Now for a quantum leap to a fully operational Apprenticeship Service (2020?) which I predict will again require a different outlook on sub-contracting; I envisage this new era will require even greater collaboration, where providers form Joint Delivery Agreements with each other to meet employer needs, rather than sub-contracting based on funding values.
Government, The Agency, providers et al should avoid ‘bashing’ sub-contracting, it is an animal that has been created by policy decisions. Instead tease-out and resolve poor practice wherever that exists, we don’t need it. Positively embrace good practice and support providers to be ready for a fully integrated Apprenticeship Service, where the market demand will encourage a collaborative and joined up approach.
Let’s work together to make the perceived ‘Problem Child’ into a rising ‘Star’.
Dr Chris Payne, CEO ITS Group
About Dr Chris Payne: He has worked in the post 16 FE sector for more than 35 years, for Colleges, independent training providers and government agencies.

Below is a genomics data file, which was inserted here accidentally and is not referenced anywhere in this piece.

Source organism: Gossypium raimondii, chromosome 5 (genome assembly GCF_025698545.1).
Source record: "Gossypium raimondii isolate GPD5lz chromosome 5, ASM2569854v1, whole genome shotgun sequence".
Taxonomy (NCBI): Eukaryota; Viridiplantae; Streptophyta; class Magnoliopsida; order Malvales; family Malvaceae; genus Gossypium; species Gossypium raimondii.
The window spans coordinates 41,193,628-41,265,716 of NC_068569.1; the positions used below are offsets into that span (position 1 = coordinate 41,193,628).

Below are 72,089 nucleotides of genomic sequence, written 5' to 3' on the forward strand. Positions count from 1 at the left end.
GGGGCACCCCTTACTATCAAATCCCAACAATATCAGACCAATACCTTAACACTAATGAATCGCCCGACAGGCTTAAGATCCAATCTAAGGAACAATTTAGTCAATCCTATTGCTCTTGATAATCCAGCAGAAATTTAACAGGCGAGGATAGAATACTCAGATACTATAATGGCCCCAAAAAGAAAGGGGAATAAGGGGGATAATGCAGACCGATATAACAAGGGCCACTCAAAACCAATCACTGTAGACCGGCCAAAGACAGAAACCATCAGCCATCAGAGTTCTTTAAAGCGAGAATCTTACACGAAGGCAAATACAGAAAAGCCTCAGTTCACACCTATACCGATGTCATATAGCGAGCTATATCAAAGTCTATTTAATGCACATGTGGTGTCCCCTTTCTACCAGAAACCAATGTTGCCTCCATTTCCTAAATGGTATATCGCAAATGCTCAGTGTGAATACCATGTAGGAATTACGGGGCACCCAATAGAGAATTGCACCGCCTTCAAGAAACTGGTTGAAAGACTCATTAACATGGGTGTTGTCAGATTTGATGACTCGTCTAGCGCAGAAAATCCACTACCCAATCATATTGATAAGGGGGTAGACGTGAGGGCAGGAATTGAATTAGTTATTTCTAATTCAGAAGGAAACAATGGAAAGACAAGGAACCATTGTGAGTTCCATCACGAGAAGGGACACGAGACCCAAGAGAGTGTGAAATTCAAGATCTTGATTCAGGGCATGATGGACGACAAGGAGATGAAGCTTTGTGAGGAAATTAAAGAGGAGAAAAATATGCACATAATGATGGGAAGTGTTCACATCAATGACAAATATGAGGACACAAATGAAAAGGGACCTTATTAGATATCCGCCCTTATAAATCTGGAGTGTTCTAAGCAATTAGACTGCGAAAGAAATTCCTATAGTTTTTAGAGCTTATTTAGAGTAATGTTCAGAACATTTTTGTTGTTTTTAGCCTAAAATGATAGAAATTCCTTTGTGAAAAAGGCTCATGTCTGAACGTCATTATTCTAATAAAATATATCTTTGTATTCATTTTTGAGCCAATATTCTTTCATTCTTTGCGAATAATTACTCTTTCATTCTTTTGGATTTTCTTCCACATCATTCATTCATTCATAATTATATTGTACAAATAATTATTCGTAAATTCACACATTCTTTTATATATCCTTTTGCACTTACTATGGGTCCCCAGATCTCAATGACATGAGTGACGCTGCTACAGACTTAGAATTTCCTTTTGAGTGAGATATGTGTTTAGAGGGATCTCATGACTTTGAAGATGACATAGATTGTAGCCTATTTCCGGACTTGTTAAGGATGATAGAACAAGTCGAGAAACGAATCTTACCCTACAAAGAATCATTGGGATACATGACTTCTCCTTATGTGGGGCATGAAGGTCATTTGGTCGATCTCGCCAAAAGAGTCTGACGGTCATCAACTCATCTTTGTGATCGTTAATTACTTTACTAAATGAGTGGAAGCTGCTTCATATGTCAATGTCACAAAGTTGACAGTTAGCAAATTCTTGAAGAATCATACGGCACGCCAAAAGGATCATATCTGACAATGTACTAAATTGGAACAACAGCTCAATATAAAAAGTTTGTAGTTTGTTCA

His career includes leading national training companies alongside providing an executive mentor service to senior management and leaders. All of which has been underpinned by his personal commitment to lifelong learning. He is best known for his strategic work and work based training (regionally and nationally) leading the modernisation of Apprenticeships in the early 90’s.
As a successful leader he continues to offer breadth & depth of knowledge & experience in the ever-evolving world of business and training. Lived in Nottinghamshire all his life, family man and has a highly competitive trait.